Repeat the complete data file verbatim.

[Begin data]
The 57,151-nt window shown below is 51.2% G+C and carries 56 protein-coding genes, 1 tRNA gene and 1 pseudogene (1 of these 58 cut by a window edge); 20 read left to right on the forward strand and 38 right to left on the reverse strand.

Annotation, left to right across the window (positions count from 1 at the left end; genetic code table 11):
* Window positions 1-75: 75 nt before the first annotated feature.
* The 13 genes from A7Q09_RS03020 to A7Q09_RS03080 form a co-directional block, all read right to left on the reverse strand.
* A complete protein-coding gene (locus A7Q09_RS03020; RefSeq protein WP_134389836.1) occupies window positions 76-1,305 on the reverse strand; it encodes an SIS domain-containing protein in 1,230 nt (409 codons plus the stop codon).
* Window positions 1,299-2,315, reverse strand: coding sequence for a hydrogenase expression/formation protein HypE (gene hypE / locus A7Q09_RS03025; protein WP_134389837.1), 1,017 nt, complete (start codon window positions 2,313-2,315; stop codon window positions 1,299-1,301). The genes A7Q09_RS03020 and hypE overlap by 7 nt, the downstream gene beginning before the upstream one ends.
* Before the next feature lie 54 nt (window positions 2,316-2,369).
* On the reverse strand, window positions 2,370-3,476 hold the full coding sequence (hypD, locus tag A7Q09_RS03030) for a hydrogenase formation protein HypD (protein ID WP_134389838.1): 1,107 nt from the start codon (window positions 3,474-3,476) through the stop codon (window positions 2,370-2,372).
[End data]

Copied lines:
The 57,151-nt window shown below is 51.2% G+C and carries 56 protein-coding genes, 1 tRNA gene and 1 pseudogene (1 of these 58 cut by a window edge); 20 read left to right on the forward strand and 38 right to left on the reverse strand.

Annotation, left to right across the window (positions count from 1 at the left end; genetic code table 11):
* Window positions 1-75: 75 nt before the first annotated feature.
* The 13 genes from A7Q09_RS03020 to A7Q09_RS03080 form a co-directional block, all read right to left on the reverse strand.
* A complete protein-coding gene (locus A7Q09_RS03020; RefSeq protein WP_134389836.1) occupies window positions 76-1,305 on the reverse strand; it encodes an SIS domain-containing protein in 1,230 nt (409 codons plus the stop codon).
* Window positions 1,299-2,315, reverse strand: coding sequence for a hydrogenase expression/formation protein HypE (gene hypE / locus A7Q09_RS03025; protein WP_134389837.1), 1,017 nt, complete (start codon window positions 2,313-2,315; stop codon window positions 1,299-1,301). The genes A7Q09_RS03020 and hypE overlap by 7 nt, the downstream gene beginning before the upstream one ends.
* Before the next feature lie 54 nt (window positions 2,316-2,369).
* On the reverse strand, window positions 2,370-3,476 hold the full coding sequence (hypD, locus tag A7Q09_RS03030) for a hydrogenase formation protein HypD (protein ID WP_134389838.1): 1,107 nt from the start codon (window positions 3,474-3,476) through the stop codon (window positions 2,370-2,372).